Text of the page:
Swedish Regulator Bans Inclusion of Letters "b", "a", "n", "k" in Domain Names Under .SE

By Patrik Fältström
Patrik Fältström

Swedish Regulator PTS have today notified .SE, the Swedish (.SE) TLD registry that they have to change the rules. You can find the press release here and the actual notice to .SE here (PDF).

In short, the decision implies that any form of the sequence of the characters "b", "a", "n", "k" are illegal in domain names in Sweden. Further that checks of what domain names are registered are to be checked before registration.

This is, as people know (except PTS obviously), is not how domain name registration works. Instead, one is strengthening the dispute resolution process so that it is more well known what will happen if some infringement is happening. Next step is of course to have more terms than "bank" be added to this black list. Like registered trademarks in the world, and other terms. For example everything in Wikipedia!

I hope .SE is refusing to follow this rule.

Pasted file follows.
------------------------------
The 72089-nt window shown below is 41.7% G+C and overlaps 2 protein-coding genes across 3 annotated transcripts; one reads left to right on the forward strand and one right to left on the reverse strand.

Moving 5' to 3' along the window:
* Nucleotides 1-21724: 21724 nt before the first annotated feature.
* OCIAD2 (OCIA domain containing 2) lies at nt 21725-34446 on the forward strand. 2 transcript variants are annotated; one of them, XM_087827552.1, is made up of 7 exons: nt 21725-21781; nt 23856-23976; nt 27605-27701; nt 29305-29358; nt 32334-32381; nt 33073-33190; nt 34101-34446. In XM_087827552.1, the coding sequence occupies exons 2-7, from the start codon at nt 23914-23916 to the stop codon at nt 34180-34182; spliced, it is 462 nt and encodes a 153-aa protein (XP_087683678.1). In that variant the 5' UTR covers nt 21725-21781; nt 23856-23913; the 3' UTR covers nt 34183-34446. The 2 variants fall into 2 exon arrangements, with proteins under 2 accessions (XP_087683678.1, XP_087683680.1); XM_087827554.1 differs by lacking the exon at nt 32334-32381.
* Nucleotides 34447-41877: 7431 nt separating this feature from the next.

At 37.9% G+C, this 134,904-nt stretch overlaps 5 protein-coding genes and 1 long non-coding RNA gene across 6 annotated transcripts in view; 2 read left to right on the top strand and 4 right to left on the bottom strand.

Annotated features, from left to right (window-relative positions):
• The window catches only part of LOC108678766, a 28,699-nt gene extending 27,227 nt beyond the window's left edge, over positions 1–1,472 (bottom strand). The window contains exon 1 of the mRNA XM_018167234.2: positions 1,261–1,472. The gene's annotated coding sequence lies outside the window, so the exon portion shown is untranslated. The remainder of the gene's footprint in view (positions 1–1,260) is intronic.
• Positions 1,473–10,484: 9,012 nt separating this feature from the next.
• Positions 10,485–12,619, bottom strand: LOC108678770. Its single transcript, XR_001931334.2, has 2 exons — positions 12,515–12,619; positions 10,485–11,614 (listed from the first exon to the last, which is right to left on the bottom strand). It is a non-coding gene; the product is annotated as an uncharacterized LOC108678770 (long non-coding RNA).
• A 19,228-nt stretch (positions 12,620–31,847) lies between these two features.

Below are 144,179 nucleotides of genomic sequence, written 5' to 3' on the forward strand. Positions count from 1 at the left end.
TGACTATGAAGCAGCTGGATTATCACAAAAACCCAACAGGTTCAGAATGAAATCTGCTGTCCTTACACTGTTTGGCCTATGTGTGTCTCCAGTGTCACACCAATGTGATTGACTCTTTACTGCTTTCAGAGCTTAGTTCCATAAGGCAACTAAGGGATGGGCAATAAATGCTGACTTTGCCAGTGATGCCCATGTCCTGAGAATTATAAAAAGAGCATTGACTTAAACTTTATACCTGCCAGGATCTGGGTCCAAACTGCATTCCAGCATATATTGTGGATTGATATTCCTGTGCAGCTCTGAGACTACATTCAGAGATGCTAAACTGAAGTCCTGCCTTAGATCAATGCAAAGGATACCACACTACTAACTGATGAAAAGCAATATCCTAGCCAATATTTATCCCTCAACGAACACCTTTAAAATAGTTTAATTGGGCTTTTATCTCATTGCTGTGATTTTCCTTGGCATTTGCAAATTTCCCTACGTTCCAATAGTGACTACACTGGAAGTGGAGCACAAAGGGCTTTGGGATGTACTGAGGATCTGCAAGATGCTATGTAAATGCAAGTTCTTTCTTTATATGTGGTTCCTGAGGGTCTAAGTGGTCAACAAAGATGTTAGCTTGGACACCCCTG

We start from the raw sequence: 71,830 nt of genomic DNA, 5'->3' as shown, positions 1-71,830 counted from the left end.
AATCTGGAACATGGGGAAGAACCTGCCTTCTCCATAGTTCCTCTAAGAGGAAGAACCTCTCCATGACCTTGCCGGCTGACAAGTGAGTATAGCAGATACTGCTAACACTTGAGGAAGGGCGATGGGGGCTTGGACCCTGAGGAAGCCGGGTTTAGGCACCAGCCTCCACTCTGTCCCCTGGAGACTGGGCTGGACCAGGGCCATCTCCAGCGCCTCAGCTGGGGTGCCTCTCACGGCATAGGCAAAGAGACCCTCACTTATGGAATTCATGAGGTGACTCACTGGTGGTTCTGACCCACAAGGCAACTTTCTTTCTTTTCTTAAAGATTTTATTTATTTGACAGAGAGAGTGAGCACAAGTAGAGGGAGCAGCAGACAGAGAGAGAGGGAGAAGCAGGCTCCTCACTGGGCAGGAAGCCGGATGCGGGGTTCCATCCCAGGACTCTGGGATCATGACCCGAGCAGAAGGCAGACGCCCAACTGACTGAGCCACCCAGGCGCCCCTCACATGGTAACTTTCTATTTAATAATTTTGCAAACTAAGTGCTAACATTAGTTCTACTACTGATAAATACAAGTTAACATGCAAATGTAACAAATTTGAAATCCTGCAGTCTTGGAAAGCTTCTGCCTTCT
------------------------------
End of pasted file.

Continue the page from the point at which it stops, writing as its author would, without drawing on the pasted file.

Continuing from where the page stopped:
By Patrik Fältström, Technical Director and Head of Security at Netnod. Visit the blog maintained by Patrik Fältström here.

Related topics: Cybersecurity, Domain Names, Policy & Regulation, Registry Services, New TLDs

Comments

Just in case anyone thinks this is a good idea Jay Daley  –  Aug 27, 2009 1:58 PM PDT

riverbank
bloodbank
bankside
oldbankhotel

and so on ...

And how many of those would you expect to find attached to a Swedish domain name? Suresh Ramasubramanian  –  Aug 27, 2009 7:32 PM PDT

Not that I dont agree with Patrik about how an alternate approach wouldnt be out of place.

.*bank.* Patrik Fältström  –  Aug 27, 2009 8:52 PM PDT

As english is a language many people in Sweden do understand, it is not uncommon at all. http://bloodbank.se/ for example exists as a registered domain.

But we do have other words in Swedish using the characters b, a, n, k as well. Including some cities. Searching for "bank" in the phone book in Sweden give 358 matches on people, 2000 matches on organisation names and 242 matches matches on geographical locations. In a situation where we have approximately 250 organisations licensed to deal with bank or bank like services.

And I thought the IE registry did Michele Neylon  –  Aug 28, 2009 6:53 PM PDT

And I thought the IE registry did odd things!
So any domain containing that string is to be blocked?